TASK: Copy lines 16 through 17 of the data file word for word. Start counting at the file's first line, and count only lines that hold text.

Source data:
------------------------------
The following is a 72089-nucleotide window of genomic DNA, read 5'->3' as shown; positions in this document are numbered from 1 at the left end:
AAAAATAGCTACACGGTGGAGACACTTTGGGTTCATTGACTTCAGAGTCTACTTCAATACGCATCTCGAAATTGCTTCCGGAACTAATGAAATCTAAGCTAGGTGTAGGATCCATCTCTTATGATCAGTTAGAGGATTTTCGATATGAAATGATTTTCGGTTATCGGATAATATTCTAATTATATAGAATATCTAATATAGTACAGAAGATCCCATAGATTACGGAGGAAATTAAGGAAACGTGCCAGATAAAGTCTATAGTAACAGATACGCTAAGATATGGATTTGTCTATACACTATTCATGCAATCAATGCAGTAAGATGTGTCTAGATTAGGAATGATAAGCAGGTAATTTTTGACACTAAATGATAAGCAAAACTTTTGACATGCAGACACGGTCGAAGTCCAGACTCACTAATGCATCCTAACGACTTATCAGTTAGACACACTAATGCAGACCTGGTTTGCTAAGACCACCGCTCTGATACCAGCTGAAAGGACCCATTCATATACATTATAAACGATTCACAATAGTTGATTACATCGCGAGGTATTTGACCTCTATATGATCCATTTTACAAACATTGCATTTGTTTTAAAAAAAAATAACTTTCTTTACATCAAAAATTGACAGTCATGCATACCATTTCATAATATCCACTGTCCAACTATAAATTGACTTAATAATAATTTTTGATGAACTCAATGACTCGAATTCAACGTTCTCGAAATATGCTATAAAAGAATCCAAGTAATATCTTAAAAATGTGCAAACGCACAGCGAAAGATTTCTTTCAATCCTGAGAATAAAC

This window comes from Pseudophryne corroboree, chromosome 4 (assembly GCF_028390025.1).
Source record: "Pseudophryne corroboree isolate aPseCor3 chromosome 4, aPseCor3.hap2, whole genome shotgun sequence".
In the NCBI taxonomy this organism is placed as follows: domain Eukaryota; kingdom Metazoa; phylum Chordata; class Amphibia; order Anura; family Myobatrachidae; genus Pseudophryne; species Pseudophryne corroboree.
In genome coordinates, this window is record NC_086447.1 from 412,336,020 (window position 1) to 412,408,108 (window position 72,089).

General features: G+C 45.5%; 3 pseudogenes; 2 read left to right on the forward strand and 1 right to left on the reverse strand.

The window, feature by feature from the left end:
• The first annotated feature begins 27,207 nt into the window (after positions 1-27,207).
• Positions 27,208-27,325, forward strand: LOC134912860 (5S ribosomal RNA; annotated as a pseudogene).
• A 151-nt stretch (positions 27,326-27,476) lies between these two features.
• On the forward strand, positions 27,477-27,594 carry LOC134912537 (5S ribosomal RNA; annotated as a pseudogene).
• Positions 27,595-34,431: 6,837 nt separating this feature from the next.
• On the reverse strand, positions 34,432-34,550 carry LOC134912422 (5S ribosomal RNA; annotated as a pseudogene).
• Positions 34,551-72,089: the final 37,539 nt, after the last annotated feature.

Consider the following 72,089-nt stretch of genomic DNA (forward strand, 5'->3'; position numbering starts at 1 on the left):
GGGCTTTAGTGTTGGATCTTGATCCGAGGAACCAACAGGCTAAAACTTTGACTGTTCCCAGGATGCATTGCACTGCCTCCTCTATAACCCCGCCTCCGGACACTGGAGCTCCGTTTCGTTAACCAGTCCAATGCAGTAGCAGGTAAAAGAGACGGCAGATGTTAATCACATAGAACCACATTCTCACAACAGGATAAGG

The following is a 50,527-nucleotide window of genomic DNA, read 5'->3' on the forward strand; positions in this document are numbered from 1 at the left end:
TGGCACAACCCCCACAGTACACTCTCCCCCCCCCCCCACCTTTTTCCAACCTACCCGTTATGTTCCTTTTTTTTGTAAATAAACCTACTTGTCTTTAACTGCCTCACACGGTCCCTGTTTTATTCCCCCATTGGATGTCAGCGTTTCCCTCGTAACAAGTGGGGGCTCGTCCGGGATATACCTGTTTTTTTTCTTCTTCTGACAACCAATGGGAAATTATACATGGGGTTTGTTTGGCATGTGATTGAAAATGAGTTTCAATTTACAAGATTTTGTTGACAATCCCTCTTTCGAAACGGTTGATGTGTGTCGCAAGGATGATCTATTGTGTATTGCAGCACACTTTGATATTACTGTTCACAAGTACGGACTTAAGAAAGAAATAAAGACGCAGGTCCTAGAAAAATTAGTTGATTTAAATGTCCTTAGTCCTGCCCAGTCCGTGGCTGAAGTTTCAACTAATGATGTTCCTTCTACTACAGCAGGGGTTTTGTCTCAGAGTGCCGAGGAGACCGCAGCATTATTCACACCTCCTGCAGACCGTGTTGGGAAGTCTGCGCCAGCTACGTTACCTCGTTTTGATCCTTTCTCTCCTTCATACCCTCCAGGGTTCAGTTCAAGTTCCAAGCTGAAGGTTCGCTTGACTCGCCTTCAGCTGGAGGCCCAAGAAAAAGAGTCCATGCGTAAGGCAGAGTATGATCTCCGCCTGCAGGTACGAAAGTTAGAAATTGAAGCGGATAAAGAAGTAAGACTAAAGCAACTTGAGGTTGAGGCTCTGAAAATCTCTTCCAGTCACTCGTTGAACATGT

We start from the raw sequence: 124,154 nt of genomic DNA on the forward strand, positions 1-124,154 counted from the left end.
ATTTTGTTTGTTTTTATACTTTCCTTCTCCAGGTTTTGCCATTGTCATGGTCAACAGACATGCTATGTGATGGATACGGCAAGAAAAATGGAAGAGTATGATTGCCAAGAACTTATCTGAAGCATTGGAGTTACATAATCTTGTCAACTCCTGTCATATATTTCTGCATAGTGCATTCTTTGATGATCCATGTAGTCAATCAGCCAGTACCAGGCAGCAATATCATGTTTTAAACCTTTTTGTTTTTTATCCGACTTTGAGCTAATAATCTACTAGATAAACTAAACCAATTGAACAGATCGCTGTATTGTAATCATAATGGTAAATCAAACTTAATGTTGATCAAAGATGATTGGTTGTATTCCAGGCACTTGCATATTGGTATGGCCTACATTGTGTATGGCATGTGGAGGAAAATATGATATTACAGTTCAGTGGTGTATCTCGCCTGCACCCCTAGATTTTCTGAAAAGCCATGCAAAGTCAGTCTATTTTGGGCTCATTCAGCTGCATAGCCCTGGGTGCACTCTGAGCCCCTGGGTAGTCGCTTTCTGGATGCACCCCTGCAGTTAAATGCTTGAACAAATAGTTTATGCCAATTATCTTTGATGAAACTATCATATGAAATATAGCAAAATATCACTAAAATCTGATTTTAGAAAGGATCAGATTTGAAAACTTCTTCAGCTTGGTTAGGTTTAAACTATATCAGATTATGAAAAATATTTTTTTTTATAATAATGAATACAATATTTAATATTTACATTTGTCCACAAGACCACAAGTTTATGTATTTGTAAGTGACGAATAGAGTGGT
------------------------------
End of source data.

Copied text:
Consider the following 72,089-nt stretch of genomic DNA (forward strand, 5'->3'; position numbering starts at 1 on the left):
GGGCTTTAGTGTTGGATCTTGATCCGAGGAACCAACAGGCTAAAACTTTGACTGTTCCCAGGATGCATTGCACTGCCTCCTCTATAACCCCGCCTCCGGACACTGGAGCTCCGTTTCGTTAACCAGTCCAATGCAGTAGCAGGTAAAAGAGACGGCAGATGTTAATCACATAGAACCACATTCTCACAACAGGATAAGG